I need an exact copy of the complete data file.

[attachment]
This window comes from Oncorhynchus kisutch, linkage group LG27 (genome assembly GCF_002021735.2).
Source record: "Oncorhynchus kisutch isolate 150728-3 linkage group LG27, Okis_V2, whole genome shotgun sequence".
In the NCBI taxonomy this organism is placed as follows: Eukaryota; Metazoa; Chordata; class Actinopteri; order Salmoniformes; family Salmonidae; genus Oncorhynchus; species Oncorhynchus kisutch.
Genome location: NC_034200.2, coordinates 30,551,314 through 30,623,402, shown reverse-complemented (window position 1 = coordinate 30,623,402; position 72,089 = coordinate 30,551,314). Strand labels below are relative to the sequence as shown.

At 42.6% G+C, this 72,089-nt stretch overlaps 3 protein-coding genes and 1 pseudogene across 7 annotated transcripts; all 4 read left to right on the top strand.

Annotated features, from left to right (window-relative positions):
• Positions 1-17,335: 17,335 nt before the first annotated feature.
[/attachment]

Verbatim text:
This window comes from Oncorhynchus kisutch, linkage group LG27 (genome assembly GCF_002021735.2).
Source record: "Oncorhynchus kisutch isolate 150728-3 linkage group LG27, Okis_V2, whole genome shotgun sequence".
In the NCBI taxonomy this organism is placed as follows: Eukaryota; Metazoa; Chordata; class Actinopteri; order Salmoniformes; family Salmonidae; genus Oncorhynchus; species Oncorhynchus kisutch.
Genome location: NC_034200.2, coordinates 30,551,314 through 30,623,402, shown reverse-complemented (window position 1 = coordinate 30,623,402; position 72,089 = coordinate 30,551,314). Strand labels below are relative to the sequence as shown.

At 42.6% G+C, this 72,089-nt stretch overlaps 3 protein-coding genes and 1 pseudogene across 7 annotated transcripts; all 4 read left to right on the top strand.

Annotated features, from left to right (window-relative positions):
• Positions 1-17,335: 17,335 nt before the first annotated feature.